Thanks to [baldpower] for the tip!
Continue reading “10,000-Year-Old Camera Lens Takes Striking Pictures”
Taking a picture is as simple as tapping a screen. Drawing a memorable scene, even when it’s directly in front of you, is a different skill entirely. So trace it! Well, that’s kind of hard to do without appropriate preparation.
[bobsteaman]’s method is to first whip up a pantograph — it tested well with a felt marker on the end. Next, he built a camera obscura into a small wood box with a matte plexiglass top, which didn’t work quite so well. A magnifying glass above the camera’s pinhole aperture helped, but arduous testing was needed to ensure it was set at perfect position for a clear image. The matte plexiglass was also thrown out and, after some experimentation, replaced with a sheet of semi-transparent baking paper sandwiched between two pieces of clear plexiglass. The result is hard to argue with.
Continue reading “Tracing A Scene An Old-Fashioned Way”
A few gadgets around the house make for excellent display and conversation pieces, but when an artifact from the wizarding world finds its way into a muggle household? Well, you frame it.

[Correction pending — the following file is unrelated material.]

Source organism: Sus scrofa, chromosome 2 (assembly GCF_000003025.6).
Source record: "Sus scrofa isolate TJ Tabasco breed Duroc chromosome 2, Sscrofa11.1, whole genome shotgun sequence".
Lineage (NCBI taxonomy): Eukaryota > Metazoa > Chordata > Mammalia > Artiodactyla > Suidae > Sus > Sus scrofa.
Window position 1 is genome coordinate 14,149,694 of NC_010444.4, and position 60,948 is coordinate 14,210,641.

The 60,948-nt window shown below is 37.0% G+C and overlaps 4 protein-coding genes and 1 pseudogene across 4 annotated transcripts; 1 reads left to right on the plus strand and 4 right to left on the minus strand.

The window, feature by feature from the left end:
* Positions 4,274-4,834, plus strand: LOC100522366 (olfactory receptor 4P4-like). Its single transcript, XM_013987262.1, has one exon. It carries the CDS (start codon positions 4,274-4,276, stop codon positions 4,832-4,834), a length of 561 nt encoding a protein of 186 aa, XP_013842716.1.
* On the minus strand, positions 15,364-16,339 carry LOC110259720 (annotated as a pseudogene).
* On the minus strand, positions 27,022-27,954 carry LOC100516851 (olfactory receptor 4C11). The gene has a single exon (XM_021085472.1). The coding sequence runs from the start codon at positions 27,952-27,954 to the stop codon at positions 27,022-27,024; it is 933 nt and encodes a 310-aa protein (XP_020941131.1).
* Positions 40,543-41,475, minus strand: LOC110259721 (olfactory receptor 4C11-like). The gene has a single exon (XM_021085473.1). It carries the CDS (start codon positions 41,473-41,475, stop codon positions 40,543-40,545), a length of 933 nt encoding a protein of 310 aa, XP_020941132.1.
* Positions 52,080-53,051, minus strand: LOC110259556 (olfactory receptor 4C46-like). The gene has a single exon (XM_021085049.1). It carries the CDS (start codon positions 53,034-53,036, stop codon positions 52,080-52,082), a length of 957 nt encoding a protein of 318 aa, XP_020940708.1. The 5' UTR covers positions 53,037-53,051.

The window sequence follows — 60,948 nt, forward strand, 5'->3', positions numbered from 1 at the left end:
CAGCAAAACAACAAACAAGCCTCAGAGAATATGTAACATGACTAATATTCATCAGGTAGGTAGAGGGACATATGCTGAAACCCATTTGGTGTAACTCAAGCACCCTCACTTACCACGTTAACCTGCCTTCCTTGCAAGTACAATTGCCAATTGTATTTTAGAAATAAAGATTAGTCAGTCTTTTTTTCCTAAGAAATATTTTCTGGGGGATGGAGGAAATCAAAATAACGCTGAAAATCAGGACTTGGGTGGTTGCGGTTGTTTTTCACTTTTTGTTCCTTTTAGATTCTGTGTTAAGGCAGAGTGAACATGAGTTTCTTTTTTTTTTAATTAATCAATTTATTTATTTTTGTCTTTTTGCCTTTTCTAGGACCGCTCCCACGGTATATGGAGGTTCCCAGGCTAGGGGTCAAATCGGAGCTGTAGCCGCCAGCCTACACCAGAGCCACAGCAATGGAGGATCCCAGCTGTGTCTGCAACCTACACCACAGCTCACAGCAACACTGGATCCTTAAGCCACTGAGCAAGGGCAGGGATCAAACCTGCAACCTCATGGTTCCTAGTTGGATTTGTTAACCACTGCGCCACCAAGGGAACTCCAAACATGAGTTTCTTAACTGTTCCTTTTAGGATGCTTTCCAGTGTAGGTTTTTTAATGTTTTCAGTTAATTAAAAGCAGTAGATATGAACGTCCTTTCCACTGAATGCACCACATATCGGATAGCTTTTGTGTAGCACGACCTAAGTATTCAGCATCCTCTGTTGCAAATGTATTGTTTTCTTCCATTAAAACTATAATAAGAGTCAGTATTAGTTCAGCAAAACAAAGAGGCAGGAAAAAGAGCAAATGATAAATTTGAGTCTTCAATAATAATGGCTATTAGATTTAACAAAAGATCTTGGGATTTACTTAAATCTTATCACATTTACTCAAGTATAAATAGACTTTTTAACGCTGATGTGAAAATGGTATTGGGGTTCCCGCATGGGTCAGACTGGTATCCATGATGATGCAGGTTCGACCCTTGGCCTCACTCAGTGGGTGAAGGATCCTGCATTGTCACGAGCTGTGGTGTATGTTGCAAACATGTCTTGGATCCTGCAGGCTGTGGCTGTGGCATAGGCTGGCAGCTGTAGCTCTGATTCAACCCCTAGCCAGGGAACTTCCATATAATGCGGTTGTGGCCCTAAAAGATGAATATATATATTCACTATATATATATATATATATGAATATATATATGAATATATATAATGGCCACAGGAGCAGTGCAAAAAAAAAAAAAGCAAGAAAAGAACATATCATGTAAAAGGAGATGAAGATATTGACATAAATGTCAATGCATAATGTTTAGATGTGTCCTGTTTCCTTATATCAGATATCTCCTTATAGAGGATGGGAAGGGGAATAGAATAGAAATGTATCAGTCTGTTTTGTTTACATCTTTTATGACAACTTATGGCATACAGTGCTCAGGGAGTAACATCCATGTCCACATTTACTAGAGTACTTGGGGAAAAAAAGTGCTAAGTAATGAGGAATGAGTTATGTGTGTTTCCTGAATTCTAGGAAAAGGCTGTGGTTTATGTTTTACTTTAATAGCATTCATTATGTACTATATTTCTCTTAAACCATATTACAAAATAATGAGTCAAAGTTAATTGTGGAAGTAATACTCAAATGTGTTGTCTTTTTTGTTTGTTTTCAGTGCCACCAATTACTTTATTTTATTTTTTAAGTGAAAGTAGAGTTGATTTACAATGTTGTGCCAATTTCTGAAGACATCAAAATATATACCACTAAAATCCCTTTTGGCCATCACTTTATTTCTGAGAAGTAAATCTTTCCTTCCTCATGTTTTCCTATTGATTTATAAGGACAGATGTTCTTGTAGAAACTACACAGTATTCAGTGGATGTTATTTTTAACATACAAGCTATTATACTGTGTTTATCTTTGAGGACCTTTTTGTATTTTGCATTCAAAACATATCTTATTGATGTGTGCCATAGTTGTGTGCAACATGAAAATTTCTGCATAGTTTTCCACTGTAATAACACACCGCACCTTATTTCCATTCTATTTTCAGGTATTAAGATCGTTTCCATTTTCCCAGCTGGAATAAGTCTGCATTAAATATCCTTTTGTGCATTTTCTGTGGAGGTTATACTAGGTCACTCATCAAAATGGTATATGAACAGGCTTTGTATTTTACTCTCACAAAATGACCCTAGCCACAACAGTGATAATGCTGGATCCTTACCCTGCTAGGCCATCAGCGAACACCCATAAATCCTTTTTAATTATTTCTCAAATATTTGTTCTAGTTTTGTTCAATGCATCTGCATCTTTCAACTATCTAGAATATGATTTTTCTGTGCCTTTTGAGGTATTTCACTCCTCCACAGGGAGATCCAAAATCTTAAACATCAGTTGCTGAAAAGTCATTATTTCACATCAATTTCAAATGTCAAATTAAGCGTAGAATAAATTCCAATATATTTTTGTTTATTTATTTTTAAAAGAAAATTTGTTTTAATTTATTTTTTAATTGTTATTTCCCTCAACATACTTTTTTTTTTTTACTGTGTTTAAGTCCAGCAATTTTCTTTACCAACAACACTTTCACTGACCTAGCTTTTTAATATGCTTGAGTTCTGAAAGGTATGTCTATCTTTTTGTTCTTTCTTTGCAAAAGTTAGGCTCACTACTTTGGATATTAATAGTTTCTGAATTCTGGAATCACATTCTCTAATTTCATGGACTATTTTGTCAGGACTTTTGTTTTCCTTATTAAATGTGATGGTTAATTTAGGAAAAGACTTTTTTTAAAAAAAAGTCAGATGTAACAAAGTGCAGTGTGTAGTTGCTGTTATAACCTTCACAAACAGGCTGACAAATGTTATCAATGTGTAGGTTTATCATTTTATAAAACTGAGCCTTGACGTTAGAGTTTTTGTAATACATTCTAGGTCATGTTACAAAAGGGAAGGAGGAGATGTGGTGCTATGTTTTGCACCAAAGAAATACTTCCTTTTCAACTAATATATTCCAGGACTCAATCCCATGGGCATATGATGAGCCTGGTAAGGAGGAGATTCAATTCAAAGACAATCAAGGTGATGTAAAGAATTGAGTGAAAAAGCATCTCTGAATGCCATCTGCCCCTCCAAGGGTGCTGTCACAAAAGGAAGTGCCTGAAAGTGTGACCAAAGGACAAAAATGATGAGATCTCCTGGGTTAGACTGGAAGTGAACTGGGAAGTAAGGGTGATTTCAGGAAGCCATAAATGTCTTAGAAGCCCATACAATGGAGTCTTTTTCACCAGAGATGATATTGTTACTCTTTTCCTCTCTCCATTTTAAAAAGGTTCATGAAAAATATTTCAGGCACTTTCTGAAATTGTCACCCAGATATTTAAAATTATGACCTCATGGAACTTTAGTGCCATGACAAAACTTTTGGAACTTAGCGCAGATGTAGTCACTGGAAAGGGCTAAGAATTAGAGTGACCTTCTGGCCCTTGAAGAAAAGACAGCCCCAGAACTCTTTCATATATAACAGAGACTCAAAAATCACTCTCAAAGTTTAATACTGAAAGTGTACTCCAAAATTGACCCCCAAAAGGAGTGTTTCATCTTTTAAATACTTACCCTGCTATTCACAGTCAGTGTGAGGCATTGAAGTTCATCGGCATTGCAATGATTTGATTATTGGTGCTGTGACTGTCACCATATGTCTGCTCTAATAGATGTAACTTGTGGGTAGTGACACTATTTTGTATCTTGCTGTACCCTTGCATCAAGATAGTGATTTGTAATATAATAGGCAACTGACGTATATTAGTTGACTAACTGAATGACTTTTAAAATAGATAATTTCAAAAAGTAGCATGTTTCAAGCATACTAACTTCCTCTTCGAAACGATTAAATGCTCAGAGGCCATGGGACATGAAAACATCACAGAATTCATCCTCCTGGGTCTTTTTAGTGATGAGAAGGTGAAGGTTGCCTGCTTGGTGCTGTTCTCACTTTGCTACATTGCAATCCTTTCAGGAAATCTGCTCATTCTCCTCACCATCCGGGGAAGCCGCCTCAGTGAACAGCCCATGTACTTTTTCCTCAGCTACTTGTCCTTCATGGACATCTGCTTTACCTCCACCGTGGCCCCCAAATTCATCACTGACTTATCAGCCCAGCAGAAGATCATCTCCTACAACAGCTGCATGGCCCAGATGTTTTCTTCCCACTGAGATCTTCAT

Okay so in reality this is really an animated picture frame with a Harry Potter theme — specifically the fabulous newspaper, The Daily Prophet, from the series of novels and movies. Conceived by [Piet Rullins Jr.] after a trip to ‘The Wizarding World of Harry Potter’ attraction at Orlando Studios, he wanted an inventive way to showcase the videos of his vacation.
The seven inch display is secured inside a poster frame, surrounded by a customized front page of the wizard paper — weaving the tale of his trip — and controlled by a Raspberry Pi 3. When someone approaches, an Adafruit infrared sensor detects the movement and activates the display, shutting it off after five minutes in order to preserve the screen and save power. A USB power cable hidden inside the cabinet it’s mounted on adds to the effect of a magical periodical. What, did you think it was powered by magic too?
Continue reading “Daily Prophet Is A Magic Newspaper! (Kinda)”
Rendering something in slow-motion is an often-used technique that attempts to add some ‘wow’ or ‘cool’ factor. Seeing something out in the world move in slow motion is marginally rarer — rarer still if it’s in your own home. But do it right and that kind of novelty turns a lot of heads. Enough to go 8x on a Kickstarter goal.